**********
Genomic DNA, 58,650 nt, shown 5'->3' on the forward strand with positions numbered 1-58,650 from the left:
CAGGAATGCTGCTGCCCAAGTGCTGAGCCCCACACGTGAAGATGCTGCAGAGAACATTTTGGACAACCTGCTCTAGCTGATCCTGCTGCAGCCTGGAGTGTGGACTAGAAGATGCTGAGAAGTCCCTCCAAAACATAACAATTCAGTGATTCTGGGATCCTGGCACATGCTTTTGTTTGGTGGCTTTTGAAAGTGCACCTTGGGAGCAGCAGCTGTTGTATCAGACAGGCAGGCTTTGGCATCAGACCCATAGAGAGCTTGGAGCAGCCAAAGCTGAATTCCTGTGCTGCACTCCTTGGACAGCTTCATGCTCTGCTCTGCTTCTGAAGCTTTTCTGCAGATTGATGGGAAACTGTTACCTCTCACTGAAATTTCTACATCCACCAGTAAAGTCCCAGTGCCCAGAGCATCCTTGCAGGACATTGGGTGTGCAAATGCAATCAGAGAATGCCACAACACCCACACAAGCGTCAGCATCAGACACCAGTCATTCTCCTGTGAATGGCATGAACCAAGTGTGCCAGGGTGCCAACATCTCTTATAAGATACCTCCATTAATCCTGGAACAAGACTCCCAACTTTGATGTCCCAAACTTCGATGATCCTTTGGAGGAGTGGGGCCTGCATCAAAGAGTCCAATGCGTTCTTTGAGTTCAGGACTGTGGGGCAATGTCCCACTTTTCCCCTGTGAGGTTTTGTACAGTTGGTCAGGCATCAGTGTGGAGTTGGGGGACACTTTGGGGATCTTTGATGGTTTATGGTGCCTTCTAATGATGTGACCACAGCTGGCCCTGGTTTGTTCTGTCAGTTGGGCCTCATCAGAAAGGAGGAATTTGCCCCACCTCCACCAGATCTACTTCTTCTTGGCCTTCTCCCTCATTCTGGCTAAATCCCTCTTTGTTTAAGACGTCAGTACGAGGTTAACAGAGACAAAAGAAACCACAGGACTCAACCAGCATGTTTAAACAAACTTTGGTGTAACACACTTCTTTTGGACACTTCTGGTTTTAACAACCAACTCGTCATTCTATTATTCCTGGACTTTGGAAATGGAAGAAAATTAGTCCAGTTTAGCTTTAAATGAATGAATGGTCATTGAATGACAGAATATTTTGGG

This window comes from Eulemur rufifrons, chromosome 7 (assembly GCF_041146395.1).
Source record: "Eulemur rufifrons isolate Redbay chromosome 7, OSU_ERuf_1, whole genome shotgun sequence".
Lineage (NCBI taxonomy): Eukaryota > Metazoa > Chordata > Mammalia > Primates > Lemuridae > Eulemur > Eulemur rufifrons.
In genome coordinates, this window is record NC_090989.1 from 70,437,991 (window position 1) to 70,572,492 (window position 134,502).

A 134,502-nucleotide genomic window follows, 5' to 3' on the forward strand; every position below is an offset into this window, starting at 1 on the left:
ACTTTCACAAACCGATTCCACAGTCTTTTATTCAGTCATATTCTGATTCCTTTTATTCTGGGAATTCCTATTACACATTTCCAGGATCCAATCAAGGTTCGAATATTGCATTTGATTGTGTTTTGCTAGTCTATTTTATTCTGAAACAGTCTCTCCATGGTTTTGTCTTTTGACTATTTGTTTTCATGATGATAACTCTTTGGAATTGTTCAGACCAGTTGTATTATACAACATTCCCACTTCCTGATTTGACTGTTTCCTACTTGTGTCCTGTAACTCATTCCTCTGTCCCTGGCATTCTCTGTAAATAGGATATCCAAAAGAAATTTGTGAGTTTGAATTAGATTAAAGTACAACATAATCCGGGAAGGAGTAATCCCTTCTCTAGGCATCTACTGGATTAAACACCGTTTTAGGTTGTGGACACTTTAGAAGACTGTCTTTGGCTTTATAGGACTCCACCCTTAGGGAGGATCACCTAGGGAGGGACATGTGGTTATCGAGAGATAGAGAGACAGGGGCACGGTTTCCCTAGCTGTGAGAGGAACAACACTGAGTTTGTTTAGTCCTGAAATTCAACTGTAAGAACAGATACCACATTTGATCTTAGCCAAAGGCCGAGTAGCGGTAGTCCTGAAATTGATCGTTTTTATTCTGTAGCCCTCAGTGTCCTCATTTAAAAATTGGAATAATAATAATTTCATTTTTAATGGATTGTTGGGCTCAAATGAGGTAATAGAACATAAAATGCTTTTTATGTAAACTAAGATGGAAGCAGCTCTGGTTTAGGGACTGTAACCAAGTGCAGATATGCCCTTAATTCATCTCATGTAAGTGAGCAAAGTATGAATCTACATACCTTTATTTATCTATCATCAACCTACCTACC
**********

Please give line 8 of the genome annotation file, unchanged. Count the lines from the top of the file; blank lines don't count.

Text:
ACTTTCACAAACCGATTCCACAGTCTTTTATTCAGTCATATTCTGATTCCTTTTATTCTGGGAATTCCTATTACACATTTCCAGGATCCAATCAAGGTTCGAATATTGCATTTGATTGTGTTTTGCTAGTCTATTTTATTCTGAAACAGTCTCTCCATGGTTTTGTCTTTTGACTATTTGTTTTCATGATGATAACTCTTTGGAATTGTTCAGACCAGTTGTATTATACAACATTCCCACTTCCTGATTTGACTGTTTCCTACTTGTGTCCTGTAACTCATTCCTCTGTCCCTGGCATTCTCTGTAAATAGGATATCCAAAAGAAATTTGTGAGTTTGAATTAGATTAAAGTACAACATAATCCGGGAAGGAGTAATCCCTTCTCTAGGCATCTACTGGATTAAACACCGTTTTAGGTTGTGGACACTTTAGAAGACTGTCTTTGGCTTTATAGGACTCCACCCTTAGGGAGGATCACCTAGGGAGGGACATGTGGTTATCGAGAGATAGAGAGACAGGGGCACGGTTTCCCTAGCTGTGAGAGGAACAACACTGAGTTTGTTTAGTCCTGAAATTCAACTGTAAGAACAGATACCACATTTGATCTTAGCCAAAGGCCGAGTAGCGGTAGTCCTGAAATTGATCGTTTTTATTCTGTAGCCCTCAGTGTCCTCATTTAAAAATTGGAATAATAATAATTTCATTTTTAATGGATTGTTGGGCTCAAATGAGGTAATAGAACATAAAATGCTTTTTATGTAAACTAAGATGGAAGCAGCTCTGGTTTAGGGACTGTAACCAAGTGCAGATATGCCCTTAATTCATCTCATGTAAGTGAGCAAAGTATGAATCTACATACCTTTATTTATCTATCATCAACCTACCTACC